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Work Like a Soul Inspired

o, and with a jeté en tournant our little column is back at the mill. The very brilliant Harvey Silverglate and I have published a memorandum of history and law on the fiduciary duty; my friend Joseph Asch (of Dartmouth, then Yale Law, then Bain—so clever) is authoring what appears to be a comprehensive guide to righting the S.S. Dartmvthensis. His pro bono spirit has not left him. Jacob Baron, who elected to leave Hanover a year early, is off to London for a graduate degree, and will be in from time to time; and we should have the pleasure of some introductions of new writers in weeks to come.

I myself have been weighed with work—personal, professional, and extracurricular. Some of it will pique our readers’ interests, and that bit will be revealed in time.

In the meantime, in between time, ain’t we got fun? This economic wretchedness (the entirety of which, I happily brag, has been bled out of my portfolio by a well-timed investment in Louis Vuitton Moet Hennessy, the mad-cap French conglomerate with a Finnish truffle hound’s nose for combustible Middle Eastern cash) has brought me to a series of Depression-era music. Some of the American Songbook’s finest pages are dog-eared from the low 1930s, when the hotel dance bands of the twenties added sad whinnies from cupped cornets and long minor drags from fiddles. There is a healthy catalog of escapism, of brooding, of longing—all terrific music still finding favor with modern performers.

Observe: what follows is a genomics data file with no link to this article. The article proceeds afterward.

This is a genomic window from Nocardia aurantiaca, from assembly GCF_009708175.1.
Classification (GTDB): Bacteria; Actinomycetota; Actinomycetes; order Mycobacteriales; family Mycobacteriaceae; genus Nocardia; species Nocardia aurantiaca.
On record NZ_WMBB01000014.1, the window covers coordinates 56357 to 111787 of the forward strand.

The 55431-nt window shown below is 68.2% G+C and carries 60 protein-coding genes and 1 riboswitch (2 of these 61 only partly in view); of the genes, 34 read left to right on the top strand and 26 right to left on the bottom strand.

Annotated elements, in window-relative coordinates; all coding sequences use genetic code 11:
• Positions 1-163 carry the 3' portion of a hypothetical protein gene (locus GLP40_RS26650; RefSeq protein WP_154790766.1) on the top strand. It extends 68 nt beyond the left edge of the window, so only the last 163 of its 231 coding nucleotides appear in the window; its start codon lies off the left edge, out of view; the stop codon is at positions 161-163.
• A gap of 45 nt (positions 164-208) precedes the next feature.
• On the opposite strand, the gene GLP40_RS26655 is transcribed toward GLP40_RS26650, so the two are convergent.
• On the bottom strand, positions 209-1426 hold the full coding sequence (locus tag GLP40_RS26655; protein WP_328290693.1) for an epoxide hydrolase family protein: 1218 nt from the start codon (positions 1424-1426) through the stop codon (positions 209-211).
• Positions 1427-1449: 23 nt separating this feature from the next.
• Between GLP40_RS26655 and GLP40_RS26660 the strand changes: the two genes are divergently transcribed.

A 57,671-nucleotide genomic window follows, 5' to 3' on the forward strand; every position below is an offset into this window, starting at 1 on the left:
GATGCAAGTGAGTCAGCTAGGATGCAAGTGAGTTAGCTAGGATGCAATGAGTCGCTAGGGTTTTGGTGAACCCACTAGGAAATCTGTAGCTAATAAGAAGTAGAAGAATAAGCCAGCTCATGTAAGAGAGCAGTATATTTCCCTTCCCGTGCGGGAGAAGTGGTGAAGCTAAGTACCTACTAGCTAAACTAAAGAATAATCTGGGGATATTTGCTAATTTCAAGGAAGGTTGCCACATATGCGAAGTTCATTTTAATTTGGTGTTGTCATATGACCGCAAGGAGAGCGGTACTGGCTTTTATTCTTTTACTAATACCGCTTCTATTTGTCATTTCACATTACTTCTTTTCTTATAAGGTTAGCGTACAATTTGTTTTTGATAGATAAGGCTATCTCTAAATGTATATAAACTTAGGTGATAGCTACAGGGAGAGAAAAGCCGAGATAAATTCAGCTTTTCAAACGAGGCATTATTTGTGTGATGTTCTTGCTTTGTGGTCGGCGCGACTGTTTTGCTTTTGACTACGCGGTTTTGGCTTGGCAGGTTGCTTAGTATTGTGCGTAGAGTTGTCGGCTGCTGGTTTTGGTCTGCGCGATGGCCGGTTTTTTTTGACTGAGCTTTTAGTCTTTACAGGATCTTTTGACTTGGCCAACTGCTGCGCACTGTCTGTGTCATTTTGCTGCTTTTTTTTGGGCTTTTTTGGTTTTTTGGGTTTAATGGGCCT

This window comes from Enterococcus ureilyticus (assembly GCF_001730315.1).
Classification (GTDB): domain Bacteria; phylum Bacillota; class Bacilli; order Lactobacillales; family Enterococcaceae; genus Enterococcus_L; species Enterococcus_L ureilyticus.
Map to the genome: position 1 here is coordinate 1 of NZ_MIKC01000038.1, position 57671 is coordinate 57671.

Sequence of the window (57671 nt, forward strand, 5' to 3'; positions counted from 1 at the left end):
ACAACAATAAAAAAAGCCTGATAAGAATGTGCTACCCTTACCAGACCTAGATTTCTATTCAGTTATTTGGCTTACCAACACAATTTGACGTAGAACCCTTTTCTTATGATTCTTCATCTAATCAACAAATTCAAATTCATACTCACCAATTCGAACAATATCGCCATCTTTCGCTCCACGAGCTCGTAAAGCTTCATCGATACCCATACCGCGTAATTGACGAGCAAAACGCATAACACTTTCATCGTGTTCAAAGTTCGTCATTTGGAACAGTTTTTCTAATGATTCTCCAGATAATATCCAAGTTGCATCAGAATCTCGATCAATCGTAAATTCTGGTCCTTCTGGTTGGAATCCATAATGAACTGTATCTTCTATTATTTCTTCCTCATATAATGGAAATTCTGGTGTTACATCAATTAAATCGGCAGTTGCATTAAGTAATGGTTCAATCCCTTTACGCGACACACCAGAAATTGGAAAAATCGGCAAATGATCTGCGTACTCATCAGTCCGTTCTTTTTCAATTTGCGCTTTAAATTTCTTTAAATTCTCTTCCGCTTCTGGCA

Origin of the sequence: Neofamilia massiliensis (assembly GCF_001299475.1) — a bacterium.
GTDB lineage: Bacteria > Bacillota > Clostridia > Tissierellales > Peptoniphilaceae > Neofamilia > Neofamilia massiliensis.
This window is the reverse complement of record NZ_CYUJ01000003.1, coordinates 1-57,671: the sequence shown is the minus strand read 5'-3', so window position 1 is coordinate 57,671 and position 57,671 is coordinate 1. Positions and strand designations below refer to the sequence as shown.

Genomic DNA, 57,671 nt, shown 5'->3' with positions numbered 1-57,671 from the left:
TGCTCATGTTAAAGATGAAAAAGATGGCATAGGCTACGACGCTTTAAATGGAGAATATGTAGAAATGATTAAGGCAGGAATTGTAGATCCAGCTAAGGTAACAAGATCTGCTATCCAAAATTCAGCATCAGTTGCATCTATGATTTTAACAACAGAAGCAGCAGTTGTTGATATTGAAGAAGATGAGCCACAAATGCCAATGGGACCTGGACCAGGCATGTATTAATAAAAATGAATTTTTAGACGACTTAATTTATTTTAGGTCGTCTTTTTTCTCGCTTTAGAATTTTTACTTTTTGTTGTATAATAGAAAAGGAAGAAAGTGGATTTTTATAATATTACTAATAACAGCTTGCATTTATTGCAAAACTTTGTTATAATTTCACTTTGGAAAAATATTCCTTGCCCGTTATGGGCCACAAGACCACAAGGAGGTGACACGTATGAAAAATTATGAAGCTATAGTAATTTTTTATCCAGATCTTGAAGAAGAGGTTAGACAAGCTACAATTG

Of the changing complexion of Depression-era bands, more anon. For now, let’s have a piece from Jerome Kern and Dorothy Fields: “Pick Yourself Up,” from the 1936 film Swing Time. Here are Fred Astaire and Ginger Rogers, worrying not one whit about their 401(k)s.


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